100 B. COBIT and Risk IT materials X B.7 COBIT 5 APO12 Manage Risk figures Figure B.2: APO12.01 Collect data Source: [8, pg. 108]. Figure B.3: APO12.02 Analyse risk Source: [8, pg. 109]. Figure B.4: APO12.03 Maintain a risk profile Source: [8, pg. 109].

101 B. COBIT and Risk IT materials XI Figure B.5: APO12.04 Articulate risk Source: [8, pg. 110]. Figure B.6: APO12.05 Define a risk management action portfolio Source: [8, pg. 110]. Figure B.7: APO12.06 Respond to risk Source: [8, pg. 111].

102 B. COBIT and Risk IT materials XII B.8 Risk IT Risk analysis Figure B.8: Risk Analysis Flowchart Source: [21, pg. 82, Figure 47].

103 Appendix C Other figures Figure C.1: PRINCE 2 processes and components Source: [17, pg. 12, Figure 2.4]. Processes are withing the rectangle. Figure C.2: Weakest link Source: obligatory XKCD: (last retrieved November 17, 2012).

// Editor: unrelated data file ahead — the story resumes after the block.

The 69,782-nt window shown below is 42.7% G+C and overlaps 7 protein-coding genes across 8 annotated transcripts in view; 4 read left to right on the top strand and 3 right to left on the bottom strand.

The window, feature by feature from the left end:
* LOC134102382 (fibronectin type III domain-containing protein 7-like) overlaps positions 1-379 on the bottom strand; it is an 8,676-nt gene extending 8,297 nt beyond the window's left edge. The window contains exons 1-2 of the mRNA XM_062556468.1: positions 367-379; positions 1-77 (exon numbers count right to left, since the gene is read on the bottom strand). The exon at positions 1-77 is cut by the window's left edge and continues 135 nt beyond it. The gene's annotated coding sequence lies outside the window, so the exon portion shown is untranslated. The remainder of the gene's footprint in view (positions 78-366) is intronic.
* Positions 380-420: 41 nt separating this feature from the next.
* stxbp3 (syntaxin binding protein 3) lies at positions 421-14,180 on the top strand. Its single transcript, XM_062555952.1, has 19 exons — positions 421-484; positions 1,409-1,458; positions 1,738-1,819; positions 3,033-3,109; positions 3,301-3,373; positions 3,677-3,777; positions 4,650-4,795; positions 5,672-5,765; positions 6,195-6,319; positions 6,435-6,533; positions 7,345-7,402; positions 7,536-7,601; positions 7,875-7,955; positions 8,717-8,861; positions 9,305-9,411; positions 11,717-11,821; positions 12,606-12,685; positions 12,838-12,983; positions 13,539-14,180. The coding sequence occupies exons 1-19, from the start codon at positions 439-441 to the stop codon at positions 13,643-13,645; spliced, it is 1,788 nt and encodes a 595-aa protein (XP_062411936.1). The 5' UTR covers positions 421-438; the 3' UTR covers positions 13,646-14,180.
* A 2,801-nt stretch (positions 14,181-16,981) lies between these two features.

104 Appendix D Relevant configuration excerpts D.1 Apache2 Figure D.1: Relevant Apache 2 SSL configuration 1 SSLProtocol -all + TLSv 1 + SSLv 3 2 SSLCipherSuite HIGH : MEDIUM :! anull :+ SHA 1:+MD5:+ HIGH :+ MEDIUM 3 SSLCertificateFile / etc / apache 2/ ssl / certapache 2. pem 4 SSLCertificateKeyFile / etc / apache 2/ ssl / key. pem Source: author; Apache 2 configuration files. The following excerpts present a configuration of the Apache 2 virtual host. Notes on configuration specific to Django, mod wsgi or the risk register are included as comments (prefixed with #). Figure D.2: General virtual host configuration 1 < VirtualHost *:80> 2 ServerName risk. company. int 3 ServerAdmin coim 4 DocumentRoot / home / www / risk. company. int / 5 6 < Directory /> 7 Options FollowSymLinks - Indexes 8 AllowOverride AuthConfig FileInfo Indexes Limit 9 </ Directory > SSLEngine on Source: author; Apache 2 configuration files.